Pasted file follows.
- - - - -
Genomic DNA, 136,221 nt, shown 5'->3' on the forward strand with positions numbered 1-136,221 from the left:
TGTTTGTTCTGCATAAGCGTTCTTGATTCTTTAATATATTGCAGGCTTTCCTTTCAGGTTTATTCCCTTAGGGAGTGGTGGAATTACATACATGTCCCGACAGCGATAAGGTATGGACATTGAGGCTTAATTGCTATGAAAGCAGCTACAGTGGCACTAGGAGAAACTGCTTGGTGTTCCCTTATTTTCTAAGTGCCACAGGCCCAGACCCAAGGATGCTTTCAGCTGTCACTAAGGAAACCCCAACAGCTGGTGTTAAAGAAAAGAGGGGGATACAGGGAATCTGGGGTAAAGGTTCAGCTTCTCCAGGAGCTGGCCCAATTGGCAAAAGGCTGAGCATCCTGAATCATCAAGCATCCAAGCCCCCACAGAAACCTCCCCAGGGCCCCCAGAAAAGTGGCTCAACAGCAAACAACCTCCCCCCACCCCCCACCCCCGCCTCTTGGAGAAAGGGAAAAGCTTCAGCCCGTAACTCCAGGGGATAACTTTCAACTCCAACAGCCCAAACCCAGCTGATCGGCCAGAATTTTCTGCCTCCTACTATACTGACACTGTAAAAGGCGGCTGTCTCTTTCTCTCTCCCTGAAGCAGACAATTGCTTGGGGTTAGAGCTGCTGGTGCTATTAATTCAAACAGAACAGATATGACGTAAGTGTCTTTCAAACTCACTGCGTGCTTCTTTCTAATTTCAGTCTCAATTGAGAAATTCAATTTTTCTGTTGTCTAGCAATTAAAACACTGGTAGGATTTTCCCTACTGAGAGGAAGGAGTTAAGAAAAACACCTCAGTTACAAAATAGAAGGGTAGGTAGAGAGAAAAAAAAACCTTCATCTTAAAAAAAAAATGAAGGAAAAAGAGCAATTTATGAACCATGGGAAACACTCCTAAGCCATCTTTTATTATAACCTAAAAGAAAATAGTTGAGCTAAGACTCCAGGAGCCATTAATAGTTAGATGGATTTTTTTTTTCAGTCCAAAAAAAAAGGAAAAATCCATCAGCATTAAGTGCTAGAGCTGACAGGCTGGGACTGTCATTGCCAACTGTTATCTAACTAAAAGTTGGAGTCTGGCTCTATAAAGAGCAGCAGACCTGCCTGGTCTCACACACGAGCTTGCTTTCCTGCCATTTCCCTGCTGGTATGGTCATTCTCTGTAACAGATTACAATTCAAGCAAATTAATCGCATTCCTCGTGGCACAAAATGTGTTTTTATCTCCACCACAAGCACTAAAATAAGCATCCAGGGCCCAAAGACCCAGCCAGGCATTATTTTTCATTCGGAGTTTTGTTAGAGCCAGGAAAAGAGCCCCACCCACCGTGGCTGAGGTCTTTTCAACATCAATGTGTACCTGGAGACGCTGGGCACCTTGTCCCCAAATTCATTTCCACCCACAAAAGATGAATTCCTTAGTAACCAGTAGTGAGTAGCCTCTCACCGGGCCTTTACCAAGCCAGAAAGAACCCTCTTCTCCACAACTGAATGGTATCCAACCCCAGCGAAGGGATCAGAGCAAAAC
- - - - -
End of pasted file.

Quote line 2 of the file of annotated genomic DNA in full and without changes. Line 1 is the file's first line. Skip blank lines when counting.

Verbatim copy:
TGTTTGTTCTGCATAAGCGTTCTTGATTCTTTAATATATTGCAGGCTTTCCTTTCAGGTTTATTCCCTTAGGGAGTGGTGGAATTACATACATGTCCCGACAGCGATAAGGTATGGACATTGAGGCTTAATTGCTATGAAAGCAGCTACAGTGGCACTAGGAGAAACTGCTTGGTGTTCCCTTATTTTCTAAGTGCCACAGGCCCAGACCCAAGGATGCTTTCAGCTGTCACTAAGGAAACCCCAACAGCTGGTGTTAAAGAAAAGAGGGGGATACAGGGAATCTGGGGTAAAGGTTCAGCTTCTCCAGGAGCTGGCCCAATTGGCAAAAGGCTGAGCATCCTGAATCATCAAGCATCCAAGCCCCCACAGAAACCTCCCCAGGGCCCCCAGAAAAGTGGCTCAACAGCAAACAACCTCCCCCCACCCCCCACCCCCGCCTCTTGGAGAAAGGGAAAAGCTTCAGCCCGTAACTCCAGGGGATAACTTTCAACTCCAACAGCCCAAACCCAGCTGATCGGCCAGAATTTTCTGCCTCCTACTATACTGACACTGTAAAAGGCGGCTGTCTCTTTCTCTCTCCCTGAAGCAGACAATTGCTTGGGGTTAGAGCTGCTGGTGCTATTAATTCAAACAGAACAGATATGACGTAAGTGTCTTTCAAACTCACTGCGTGCTTCTTTCTAATTTCAGTCTCAATTGAGAAATTCAATTTTTCTGTTGTCTAGCAATTAAAACACTGGTAGGATTTTCCCTACTGAGAGGAAGGAGTTAAGAAAAACACCTCAGTTACAAAATAGAAGGGTAGGTAGAGAGAAAAAAAAACCTTCATCTTAAAAAAAAAATGAAGGAAAAAGAGCAATTTATGAACCATGGGAAACACTCCTAAGCCATCTTTTATTATAACCTAAAAGAAAATAGTTGAGCTAAGACTCCAGGAGCCATTAATAGTTAGATGGATTTTTTTTTTCAGTCCAAAAAAAAAGGAAAAATCCATCAGCATTAAGTGCTAGAGCTGACAGGCTGGGACTGTCATTGCCAACTGTTATCTAACTAAAAGTTGGAGTCTGGCTCTATAAAGAGCAGCAGACCTGCCTGGTCTCACACACGAGCTTGCTTTCCTGCCATTTCCCTGCTGGTATGGTCATTCTCTGTAACAGATTACAATTCAAGCAAATTAATCGCATTCCTCGTGGCACAAAATGTGTTTTTATCTCCACCACAAGCACTAAAATAAGCATCCAGGGCCCAAAGACCCAGCCAGGCATTATTTTTCATTCGGAGTTTTGTTAGAGCCAGGAAAAGAGCCCCACCCACCGTGGCTGAGGTCTTTTCAACATCAATGTGTACCTGGAGACGCTGGGCACCTTGTCCCCAAATTCATTTCCACCCACAAAAGATGAATTCCTTAGTAACCAGTAGTGAGTAGCCTCTCACCGGGCCTTTACCAAGCCAGAAAGAACCCTCTTCTCCACAACTGAATGGTATCCAACCCCAGCGAAGGGATCAGAGCAAAAC